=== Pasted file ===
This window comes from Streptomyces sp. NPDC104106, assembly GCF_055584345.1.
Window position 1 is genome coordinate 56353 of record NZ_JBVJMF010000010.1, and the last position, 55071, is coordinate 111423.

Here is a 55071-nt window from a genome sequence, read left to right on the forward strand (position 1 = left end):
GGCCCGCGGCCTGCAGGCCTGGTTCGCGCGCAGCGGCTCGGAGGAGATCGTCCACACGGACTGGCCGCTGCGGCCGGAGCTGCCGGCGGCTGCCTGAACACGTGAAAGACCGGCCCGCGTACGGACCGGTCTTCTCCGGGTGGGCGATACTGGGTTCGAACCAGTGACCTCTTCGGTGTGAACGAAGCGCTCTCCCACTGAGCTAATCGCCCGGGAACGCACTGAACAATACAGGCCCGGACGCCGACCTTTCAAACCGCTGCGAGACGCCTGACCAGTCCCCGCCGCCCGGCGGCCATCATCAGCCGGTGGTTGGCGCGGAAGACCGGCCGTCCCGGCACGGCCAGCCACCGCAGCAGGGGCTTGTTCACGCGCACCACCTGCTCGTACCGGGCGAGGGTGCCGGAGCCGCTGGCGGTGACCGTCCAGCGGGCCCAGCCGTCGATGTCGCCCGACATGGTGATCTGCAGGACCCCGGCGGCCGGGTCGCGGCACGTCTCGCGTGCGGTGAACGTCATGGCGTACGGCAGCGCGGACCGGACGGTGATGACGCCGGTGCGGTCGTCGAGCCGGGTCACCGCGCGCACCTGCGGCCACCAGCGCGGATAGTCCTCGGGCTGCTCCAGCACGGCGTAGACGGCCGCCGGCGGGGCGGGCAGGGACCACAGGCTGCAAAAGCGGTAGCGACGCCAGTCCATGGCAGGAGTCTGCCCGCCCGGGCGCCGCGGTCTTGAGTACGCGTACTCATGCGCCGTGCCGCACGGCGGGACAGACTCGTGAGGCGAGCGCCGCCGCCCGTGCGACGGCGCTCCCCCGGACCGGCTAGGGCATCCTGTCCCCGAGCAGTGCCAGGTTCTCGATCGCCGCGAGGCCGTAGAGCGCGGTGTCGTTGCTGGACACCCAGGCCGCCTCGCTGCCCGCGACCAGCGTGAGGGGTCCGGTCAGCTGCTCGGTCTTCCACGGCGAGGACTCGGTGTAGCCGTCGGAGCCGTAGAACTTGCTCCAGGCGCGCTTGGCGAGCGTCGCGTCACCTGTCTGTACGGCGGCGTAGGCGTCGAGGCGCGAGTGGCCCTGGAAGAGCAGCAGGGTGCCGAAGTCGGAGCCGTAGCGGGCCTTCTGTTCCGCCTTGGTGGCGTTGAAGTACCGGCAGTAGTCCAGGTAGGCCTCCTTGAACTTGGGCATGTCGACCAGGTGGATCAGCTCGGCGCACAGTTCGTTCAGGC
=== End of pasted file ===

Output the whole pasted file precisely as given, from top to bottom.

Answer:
This window comes from Streptomyces sp. NPDC104106, assembly GCF_055584345.1.
Window position 1 is genome coordinate 56353 of record NZ_JBVJMF010000010.1, and the last position, 55071, is coordinate 111423.

Here is a 55071-nt window from a genome sequence, read left to right on the forward strand (position 1 = left end):
GGCCCGCGGCCTGCAGGCCTGGTTCGCGCGCAGCGGCTCGGAGGAGATCGTCCACACGGACTGGCCGCTGCGGCCGGAGCTGCCGGCGGCTGCCTGAACACGTGAAAGACCGGCCCGCGTACGGACCGGTCTTCTCCGGGTGGGCGATACTGGGTTCGAACCAGTGACCTCTTCGGTGTGAACGAAGCGCTCTCCCACTGAGCTAATCGCCCGGGAACGCACTGAACAATACAGGCCCGGACGCCGACCTTTCAAACCGCTGCGAGACGCCTGACCAGTCCCCGCCGCCCGGCGGCCATCATCAGCCGGTGGTTGGCGCGGAAGACCGGCCGTCCCGGCACGGCCAGCCACCGCAGCAGGGGCTTGTTCACGCGCACCACCTGCTCGTACCGGGCGAGGGTGCCGGAGCCGCTGGCGGTGACCGTCCAGCGGGCCCAGCCGTCGATGTCGCCCGACATGGTGATCTGCAGGACCCCGGCGGCCGGGTCGCGGCACGTCTCGCGTGCGGTGAACGTCATGGCGTACGGCAGCGCGGACCGGACGGTGATGACGCCGGTGCGGTCGTCGAGCCGGGTCACCGCGCGCACCTGCGGCCACCAGCGCGGATAGTCCTCGGGCTGCTCCAGCACGGCGTAGACGGCCGCCGGCGGGGCGGGCAGGGACCACAGGCTGCAAAAGCGGTAGCGACGCCAGTCCATGGCAGGAGTCTGCCCGCCCGGGCGCCGCGGTCTTGAGTACGCGTACTCATGCGCCGTGCCGCACGGCGGGACAGACTCGTGAGGCGAGCGCCGCCGCCCGTGCGACGGCGCTCCCCCGGACCGGCTAGGGCATCCTGTCCCCGAGCAGTGCCAGGTTCTCGATCGCCGCGAGGCCGTAGAGCGCGGTGTCGTTGCTGGACACCCAGGCCGCCTCGCTGCCCGCGACCAGCGTGAGGGGTCCGGTCAGCTGCTCGGTCTTCCACGGCGAGGACTCGGTGTAGCCGTCGGAGCCGTAGAACTTGCTCCAGGCGCGCTTGGCGAGCGTCGCGTCACCTGTCTGTACGGCGGCGTAGGCGTCGAGGCGCGAGTGGCCCTGGAAGAGCAGCAGGGTGCCGAAGTCGGAGCCGTAGCGGGCCTTCTGTTCCGCCTTGGTGGCGTTGAAGTACCGGCAGTAGTCCAGGTAGGCCTCCTTGAACTTGGGCATGTCGACCAGGTGGATCAGCTCGGCGCACAGTTCGTTCAGGC